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Thread: Which pin is low/gnd on reset ?

  1. #1
    Member educa's Avatar
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    Which pin is low/gnd on reset ?

    Hi there,

    I want to use a teensy 3.6 to connect to a laser diode with ttl input.

    This laser is at this moment connected to A9 (the ttl enable) and I can fire the laser by setting this pin HIGH and stop firing by setting it LOW.

    But..... upon reset, it looks like this pin gets HIGH (or undefined) or about a second. This means than when I reset the teensy, my laser gets a GO signal and fires.

    Is there a way to safely solve this? Can I somehow make sure that upon reset this pin is pulled to gnd? Maybe on the teensy itself or maybe using external stuff like a pull down resistor? (if a resistor, then what value would be a safe value) ?

    I don't neccesarily have to use pin A9 to shoot the laser. If another pin would be better suitable then thats OK too , but upon reset I would have to be sure that the laser doesn't see a TTL high signal on this pin and doesn't shoot.


    Kind regards,
    Bart

  2. #2
    Senior Member
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    What is happening is during reset the Teensy pins are disabled with no current flow - which is good from the power consumption perspective but means your laser input is free floating. It looks like they wired it internally to pull up to make it 'fail safe' from the tech support perspective (if people don't connect the TTL it still works) and 'fail dangerous' for anything else. Simple hack is to add a reasonably aggressive pull down resistor to it (1k, if that doesn't work try closer to 400ohm). Better would be looking at the laser diode driver and see if there is a simple pull up you can remove to make the device fail safe.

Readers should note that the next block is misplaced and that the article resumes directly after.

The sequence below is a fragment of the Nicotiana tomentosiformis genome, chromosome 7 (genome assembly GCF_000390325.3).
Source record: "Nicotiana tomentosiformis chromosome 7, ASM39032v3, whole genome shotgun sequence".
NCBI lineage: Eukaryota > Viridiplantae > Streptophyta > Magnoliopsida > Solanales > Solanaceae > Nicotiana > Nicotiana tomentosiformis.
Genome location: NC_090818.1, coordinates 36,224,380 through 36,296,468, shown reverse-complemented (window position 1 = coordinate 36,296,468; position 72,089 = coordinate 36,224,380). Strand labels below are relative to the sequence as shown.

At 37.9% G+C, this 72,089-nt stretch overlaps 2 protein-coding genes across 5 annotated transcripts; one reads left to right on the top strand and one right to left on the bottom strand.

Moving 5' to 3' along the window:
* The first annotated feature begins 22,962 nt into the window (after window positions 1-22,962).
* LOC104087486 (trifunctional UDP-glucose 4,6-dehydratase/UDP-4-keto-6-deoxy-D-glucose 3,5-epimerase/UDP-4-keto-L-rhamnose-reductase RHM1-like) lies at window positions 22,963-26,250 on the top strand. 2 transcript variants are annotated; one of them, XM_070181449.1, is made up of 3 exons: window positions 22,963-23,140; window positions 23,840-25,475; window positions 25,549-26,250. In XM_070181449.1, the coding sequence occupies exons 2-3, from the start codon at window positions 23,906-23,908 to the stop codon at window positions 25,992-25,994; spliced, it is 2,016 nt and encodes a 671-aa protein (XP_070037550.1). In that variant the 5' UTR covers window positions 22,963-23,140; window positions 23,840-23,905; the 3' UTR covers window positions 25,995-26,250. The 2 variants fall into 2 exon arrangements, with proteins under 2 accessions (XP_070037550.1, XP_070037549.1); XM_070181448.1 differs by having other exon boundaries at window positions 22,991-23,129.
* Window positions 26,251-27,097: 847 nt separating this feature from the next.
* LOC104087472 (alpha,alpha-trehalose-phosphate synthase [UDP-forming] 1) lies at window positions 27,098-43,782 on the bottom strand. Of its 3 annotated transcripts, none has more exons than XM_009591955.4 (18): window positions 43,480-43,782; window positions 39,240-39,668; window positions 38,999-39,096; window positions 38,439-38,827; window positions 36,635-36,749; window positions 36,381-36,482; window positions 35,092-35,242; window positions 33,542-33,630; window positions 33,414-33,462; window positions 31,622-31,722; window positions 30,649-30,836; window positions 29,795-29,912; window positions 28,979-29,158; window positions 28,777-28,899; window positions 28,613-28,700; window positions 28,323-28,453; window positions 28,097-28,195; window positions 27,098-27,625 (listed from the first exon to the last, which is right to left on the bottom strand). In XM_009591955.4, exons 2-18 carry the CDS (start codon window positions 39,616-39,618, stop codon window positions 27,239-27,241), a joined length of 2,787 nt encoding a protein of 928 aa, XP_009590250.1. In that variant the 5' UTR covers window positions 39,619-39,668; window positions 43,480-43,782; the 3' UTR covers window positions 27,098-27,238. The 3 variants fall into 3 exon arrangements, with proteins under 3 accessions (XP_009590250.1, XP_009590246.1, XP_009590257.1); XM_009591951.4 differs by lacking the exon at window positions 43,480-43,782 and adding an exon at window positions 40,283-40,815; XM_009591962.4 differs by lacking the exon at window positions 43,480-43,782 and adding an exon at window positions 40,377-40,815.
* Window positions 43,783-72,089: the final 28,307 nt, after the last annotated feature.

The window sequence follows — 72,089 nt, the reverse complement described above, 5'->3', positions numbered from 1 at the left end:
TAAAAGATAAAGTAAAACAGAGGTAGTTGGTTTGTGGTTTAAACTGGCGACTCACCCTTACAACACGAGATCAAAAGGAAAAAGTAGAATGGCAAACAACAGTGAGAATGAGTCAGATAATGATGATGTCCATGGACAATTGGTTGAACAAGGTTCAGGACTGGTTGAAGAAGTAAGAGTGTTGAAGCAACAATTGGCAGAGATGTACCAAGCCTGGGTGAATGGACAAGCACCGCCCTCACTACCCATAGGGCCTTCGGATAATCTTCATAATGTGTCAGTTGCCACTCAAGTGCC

3. #3
    Member educa's Avatar
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    The diode driver is totally potted so that won't allow me to do it. It is indeed intentionally made that way that people who don't need ttl will have the laser always on without having to connect the ttl signal to vcc

    SO... a 1k resistor connected between pin A9 and gnd won't kill the teensy ?

  4. #4
    Senior Member
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    Teensy pins are good for 10-20 ma. 3.3V/0.01A = 330 ohm, but also discounts any current through the module hence suggestion of 1K.

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